shower valve replacement - plumbing job I've never done

My shower needs replacement. The drip can't be stopped, new washers and se at do nothing, and the stem slips. I've tried the specialty places and the y don't even recognize the brand, it seems to be the original 1962 installa tion. My plan was a new stem and seat but we couldn't find one that would fit.
So probably time to just replace. But that's a job I haven't done.
It is a two handle shower, which I like. I see you can still get those, I thought it was going to have to be a one handle conversion. Is there anyth ing wrong with going back with a two handle? One that will last and be eas y to replace parts on, I really would like this to be the last time I do th e job.
I am going to have to cut the wall on the other side to get access, and tha t won't be easy - it's plaster and metal lath, not drywall.
But not having seen the inside of one of these, I'm wondering how hard it w ill be to get everything connected back up. I'm guessing it is galvanized pipe but I won't know until I get it open.
Or am I going the wrong direction?
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wrote:

just a couple side-points : : plaster and wall-board from that era sometimes contains asbestos : I've seen a shower valve casting partly "eaten away" inside - by ~ 35 - 40 years of well water - preventing new internal parts from making a seal - perhaps yours is badly corroded inside ? : I would suspect copper rather than galvanized in 1962 : plan your job & buy stuff after you've opened up the wall for a look. You're going in the right direction, when it's the only direction. :-) John T.
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On Thursday, December 1, 2016 at 9:22:55 AM UTC-5, snipped-for-privacy@ccanoemail.ca wrote:

Whether it's likely copper or galvanized can be determined by what's in the rest of the bathroom, house, etc where it's visible. He better hope it's copper. If it's gavlvanized he may be opening up a whole, bigger can of worms and even if not, even redoing that one part over to copper can be a major PIA. All depends on where the fittings are and if you can find an accessible spot to transition. If it comes to that PEX might be a better choice.
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On Thursday, December 1, 2016 at 8:55:03 AM UTC-5, TimR wrote:

seat do nothing, and the stem slips. I've tried the specialty places and t hey don't even recognize the brand, it seems to be the original 1962 instal lation. My plan was a new stem and seat but we couldn't find one that woul d fit.

I thought it was going to have to be a one handle conversion. Is there any thing wrong with going back with a two handle? One that will last and be e asy to replace parts on, I really would like this to be the last time I do the job.
If you want to stick with 2 handles, look for one that has anti-scald. You may not find them at a home center (I haven't checked) but they are available. I think Danze carries that style, but I don't have time to check right now.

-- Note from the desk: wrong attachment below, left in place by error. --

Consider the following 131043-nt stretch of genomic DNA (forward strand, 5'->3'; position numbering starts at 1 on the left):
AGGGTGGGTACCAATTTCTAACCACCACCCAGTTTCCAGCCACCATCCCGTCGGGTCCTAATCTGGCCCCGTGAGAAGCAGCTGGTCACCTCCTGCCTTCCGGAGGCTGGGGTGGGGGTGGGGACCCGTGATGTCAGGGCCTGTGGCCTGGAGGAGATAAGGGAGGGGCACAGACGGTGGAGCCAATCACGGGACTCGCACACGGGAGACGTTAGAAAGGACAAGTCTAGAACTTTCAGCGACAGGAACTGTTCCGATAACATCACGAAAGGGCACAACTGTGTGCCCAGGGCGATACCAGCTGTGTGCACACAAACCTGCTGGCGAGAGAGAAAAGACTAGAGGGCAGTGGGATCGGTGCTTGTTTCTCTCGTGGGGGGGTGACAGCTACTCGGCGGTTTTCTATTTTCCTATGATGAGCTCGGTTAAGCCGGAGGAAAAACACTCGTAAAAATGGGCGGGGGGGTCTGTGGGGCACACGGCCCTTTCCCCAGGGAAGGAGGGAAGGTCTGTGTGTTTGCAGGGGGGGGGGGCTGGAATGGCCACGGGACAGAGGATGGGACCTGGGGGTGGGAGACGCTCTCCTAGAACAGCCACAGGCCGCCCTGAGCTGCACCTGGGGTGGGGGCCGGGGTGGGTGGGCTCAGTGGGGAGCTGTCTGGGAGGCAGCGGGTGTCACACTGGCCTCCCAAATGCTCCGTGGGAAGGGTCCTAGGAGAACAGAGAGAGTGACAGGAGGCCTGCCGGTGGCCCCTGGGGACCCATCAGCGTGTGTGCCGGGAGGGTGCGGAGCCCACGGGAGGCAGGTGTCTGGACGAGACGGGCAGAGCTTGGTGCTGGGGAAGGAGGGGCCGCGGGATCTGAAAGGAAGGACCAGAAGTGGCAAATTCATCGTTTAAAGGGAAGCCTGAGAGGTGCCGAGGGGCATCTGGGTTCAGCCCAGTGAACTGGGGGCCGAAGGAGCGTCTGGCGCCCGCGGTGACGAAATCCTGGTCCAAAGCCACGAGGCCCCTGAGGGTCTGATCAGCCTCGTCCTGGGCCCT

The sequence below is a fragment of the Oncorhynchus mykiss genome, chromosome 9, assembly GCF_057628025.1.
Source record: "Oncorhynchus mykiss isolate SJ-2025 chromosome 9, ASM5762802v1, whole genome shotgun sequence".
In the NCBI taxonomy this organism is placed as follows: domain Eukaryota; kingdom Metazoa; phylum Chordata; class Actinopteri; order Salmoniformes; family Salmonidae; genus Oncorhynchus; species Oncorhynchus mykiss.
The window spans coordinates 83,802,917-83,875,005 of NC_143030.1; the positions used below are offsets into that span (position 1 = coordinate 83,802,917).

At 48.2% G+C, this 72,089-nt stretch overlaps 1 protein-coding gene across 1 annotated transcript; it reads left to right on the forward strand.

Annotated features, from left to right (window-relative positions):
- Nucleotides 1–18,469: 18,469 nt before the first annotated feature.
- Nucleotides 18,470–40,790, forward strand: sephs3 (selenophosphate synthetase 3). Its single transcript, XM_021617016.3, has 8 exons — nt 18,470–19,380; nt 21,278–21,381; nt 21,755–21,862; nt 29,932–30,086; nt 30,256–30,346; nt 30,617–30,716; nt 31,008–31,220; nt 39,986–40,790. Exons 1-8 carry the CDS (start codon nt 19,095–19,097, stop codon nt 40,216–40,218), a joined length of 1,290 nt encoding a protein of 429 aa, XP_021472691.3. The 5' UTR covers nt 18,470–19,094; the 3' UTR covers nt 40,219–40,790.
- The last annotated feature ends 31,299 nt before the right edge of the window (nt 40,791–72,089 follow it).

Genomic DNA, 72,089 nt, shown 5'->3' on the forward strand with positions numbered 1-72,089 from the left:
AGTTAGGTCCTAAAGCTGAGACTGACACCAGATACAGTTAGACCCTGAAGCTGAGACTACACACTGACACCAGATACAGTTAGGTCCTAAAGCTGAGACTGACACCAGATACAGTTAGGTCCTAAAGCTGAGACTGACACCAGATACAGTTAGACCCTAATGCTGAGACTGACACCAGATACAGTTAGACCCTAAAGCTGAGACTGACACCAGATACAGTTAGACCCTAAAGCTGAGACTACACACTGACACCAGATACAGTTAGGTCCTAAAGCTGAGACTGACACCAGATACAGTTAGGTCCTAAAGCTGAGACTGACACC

Do you have a second shower? My guess is that this isn't going to be a one-day job. It will probably involve multiple trips to the store, like many plumbing jobs done by DIY'ers, so a second shower would really be nice .
(I wasn't planning on remodeling the basement bathroom that I use, but when SWMBO wanted me to do the main bathroom, I knew I had to bring the basement bathroom up to snuff because it was going to be used for quite a while.)

hat won't be easy - it's plaster and metal lath, not drywall.

will be to get everything connected back up. I'm guessing it is galvanize d pipe but I won't know until I get it open.

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wrote:

That depends on if going in from the shower wall is an option. Since you probably want to replace the drains too, opening the other side is the best option. The piping should be the same everywhere, unless it's been repiped. Just measure the new piping carefully and you shouldn't have a problem. Or get plumber bids after opening the wall. Make sure you frame an access hatch when closing the wall.
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wrote:

It is probably preferable for you to replace with the same two handle configuration, that way you can avoid tile repair. However, the distance between the handle centers is important, so, get out your tape measure. Typical distances between handle centers are 8" and 10".
Also, is this strictly a shower or is it a shower / tub combo?
I have had excellent experience with valves that utilize ceramic discs instead of old style washers.

Great fun, be sure you cut a generous enough opening to allow for safe and easy sweating of your connections. Make sure you have a fireproof welding blanket to protect the inside of your walls and, of course, have a fire extinguisher handy.
If you aren't comfortable with sweating pipes, you can easily use sharkbite connectors and pex pipe to plumb the valve. This video will give you an idea of using that approach.

https://www.youtube.com/watch?v=uYfn9DPAlVg


Do you have other galvanized water supply pipes in your house? Considering the vintage, I would think the supply pipes are copper.
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On Thu, 01 Dec 2016 15:13:38 +0000, Stormin' Norman
Oops, skip the question above, I have never seen a two handle shower / tub combo, not sure how that would work. Too early, not enough coffee, excuse, excuse, excuse...... :-)
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Really ? ... quite common in the old days. John T.
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On Thu, 01 Dec 2016 10:40:39 -0500, snipped-for-privacy@ccanoemail.ca wrote: